The Final 100 Days: German Tanks at Iwuy - October 11, 1918

Northern-bound, and with their eyes on Valenciennes, Canadian forces continued to slog through German resistance on their path to end the First World War.

Two clear objectives existed for the 2nd Division. Firstly, they continued to clear and capture the systems of moats and canals running over the Canal de L’Escaut. The 4th and 5th Brigades ran astride the eastern side of the Canal, advancing on Iwuy, while the 6th operated on the western side. 

The 20th and 21st Canadian Battalions would attack at 9:00 am, sustaining heavy casualties from machine-gun fire. As they fell back to regroup, a surprising German counterattack fell upon their lines. Even more surprising were the 3 German tanks leading the way.

The German A7V tanks operated as a double edged sword. 11 feet high and weighing 33 tons, each tank carried a crew of 18. They manned 6 machine guns, arranged in a circular fashion for a full field of fire, and one 5.7 cm cannon. Despite their size and heavy weaponry, they totally lacked heavy plating, maneuverability, and stifled the men operating inside. Their combat effectiveness was negligible, though they did inspire fear in opposing troops. The battle at Iwuy would be the last use of German tanks in the First World War.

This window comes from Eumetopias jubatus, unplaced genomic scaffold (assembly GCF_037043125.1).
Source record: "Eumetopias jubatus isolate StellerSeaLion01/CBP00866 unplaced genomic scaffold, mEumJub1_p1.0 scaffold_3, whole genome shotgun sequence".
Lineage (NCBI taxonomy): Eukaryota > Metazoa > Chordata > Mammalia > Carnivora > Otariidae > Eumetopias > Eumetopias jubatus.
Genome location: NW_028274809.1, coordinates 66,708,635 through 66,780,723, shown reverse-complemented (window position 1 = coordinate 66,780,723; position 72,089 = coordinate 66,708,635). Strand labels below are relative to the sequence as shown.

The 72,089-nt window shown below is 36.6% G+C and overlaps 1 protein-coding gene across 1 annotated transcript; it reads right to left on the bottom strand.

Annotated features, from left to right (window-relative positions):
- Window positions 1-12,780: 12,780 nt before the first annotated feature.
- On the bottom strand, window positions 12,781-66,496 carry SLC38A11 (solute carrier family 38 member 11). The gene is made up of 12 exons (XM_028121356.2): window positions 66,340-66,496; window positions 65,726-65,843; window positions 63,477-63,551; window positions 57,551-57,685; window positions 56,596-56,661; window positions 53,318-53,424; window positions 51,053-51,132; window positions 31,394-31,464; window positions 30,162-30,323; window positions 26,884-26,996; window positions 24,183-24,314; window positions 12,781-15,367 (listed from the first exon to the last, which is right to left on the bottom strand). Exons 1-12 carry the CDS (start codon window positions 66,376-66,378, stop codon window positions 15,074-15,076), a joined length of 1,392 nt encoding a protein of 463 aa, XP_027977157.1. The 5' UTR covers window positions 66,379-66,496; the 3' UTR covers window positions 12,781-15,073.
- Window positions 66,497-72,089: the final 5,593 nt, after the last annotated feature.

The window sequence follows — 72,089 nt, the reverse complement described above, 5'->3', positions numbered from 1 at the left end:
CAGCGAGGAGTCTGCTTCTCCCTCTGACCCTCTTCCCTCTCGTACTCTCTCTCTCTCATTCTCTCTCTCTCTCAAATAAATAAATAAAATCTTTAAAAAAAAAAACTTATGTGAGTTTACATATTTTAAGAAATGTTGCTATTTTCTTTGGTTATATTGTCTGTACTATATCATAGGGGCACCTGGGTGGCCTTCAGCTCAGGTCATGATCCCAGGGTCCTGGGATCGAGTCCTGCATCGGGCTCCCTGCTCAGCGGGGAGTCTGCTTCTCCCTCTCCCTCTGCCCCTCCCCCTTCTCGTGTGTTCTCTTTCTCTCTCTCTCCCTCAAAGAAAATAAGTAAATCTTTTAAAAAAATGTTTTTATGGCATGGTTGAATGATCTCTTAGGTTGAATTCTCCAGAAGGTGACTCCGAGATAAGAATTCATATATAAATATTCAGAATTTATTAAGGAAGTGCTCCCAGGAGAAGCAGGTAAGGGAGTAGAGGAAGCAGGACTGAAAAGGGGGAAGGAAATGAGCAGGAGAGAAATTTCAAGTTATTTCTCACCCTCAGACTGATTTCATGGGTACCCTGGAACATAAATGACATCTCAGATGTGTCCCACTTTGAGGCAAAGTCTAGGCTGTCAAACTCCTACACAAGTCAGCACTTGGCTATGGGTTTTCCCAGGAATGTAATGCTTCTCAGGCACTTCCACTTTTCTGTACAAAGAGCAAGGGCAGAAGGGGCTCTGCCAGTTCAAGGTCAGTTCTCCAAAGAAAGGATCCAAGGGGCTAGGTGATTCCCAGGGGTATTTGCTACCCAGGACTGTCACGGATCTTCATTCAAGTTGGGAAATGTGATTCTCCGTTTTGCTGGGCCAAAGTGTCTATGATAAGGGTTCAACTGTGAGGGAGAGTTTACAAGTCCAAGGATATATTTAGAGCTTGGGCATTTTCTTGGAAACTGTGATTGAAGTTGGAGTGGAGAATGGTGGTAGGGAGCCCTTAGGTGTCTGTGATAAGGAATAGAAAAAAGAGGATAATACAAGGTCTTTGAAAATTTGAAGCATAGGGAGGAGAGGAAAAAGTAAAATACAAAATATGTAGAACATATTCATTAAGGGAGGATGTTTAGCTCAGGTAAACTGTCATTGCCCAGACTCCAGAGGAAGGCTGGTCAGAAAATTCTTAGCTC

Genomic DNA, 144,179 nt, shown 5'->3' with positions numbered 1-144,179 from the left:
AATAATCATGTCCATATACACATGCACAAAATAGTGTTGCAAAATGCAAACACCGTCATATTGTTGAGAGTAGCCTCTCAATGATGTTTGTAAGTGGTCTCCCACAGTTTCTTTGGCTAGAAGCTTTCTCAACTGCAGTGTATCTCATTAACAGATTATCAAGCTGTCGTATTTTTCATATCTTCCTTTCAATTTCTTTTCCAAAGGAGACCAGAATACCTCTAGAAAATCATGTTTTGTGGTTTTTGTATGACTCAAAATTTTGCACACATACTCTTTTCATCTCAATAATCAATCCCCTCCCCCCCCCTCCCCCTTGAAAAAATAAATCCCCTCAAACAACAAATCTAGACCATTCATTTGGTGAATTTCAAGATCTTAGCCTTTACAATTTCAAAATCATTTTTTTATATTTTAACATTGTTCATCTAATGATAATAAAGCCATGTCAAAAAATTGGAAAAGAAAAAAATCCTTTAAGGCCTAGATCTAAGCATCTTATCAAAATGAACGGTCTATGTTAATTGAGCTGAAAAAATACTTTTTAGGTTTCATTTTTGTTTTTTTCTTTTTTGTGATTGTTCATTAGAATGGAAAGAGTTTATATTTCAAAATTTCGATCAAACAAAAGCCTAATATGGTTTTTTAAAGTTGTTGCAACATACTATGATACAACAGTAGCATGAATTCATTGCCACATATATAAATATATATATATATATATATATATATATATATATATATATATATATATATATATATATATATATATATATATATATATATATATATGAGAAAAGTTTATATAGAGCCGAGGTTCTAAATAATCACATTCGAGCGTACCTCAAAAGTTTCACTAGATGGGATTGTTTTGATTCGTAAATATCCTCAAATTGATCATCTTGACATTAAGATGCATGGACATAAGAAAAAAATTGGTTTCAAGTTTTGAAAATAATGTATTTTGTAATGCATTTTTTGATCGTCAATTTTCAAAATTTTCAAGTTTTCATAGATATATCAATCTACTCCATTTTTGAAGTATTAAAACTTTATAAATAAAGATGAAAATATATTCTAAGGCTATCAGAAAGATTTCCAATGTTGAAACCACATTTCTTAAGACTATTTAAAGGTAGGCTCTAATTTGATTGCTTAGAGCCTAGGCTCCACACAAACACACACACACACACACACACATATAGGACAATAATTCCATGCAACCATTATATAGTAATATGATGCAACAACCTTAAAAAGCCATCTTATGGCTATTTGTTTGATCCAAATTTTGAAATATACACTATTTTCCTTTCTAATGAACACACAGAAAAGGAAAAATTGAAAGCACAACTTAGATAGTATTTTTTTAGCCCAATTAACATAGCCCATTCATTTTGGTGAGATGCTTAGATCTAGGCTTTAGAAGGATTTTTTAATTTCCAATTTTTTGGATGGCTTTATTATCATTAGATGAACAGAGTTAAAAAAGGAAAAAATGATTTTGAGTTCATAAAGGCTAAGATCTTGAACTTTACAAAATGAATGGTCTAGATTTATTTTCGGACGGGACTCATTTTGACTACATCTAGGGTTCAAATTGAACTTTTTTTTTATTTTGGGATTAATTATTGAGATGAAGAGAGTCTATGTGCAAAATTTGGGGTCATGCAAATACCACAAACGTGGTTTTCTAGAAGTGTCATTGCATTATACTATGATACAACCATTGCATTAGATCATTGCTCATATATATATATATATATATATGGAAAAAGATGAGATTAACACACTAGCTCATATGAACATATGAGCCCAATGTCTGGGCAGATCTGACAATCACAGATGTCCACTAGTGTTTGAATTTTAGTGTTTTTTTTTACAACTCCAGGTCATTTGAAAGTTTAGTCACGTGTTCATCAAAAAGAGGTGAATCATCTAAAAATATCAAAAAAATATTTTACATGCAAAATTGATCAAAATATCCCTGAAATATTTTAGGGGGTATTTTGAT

The 18th, 20th and 21st Battalions stood fast. Stiff small arms, machine gun and Lewis gun fire repulsed the attack and disabled the tanks. Though they did not capture the town itself, the combined forces of the 2nd Division captured 3 kilometres of ground, and established a strong position on the Iwuy slope. 

In the face of machine gun fire in his sector, Lieutenant Wallace Lloyd Algie rushed forward, capturing a machine gun and turning it on the enemy. A second rush resulted in the capture of a second machine gun, a German officer, and 10 German prisoners. After returning his prisoners to the 20th Battalion’s line, Lt. Algie was killed in action while returning to the front. For his actions, he was awarded the Victoria Cross.

As No Stone Left Alone continues to reflect on Canada’s Hundred Days, we remember those men who sacrificed their lives during them.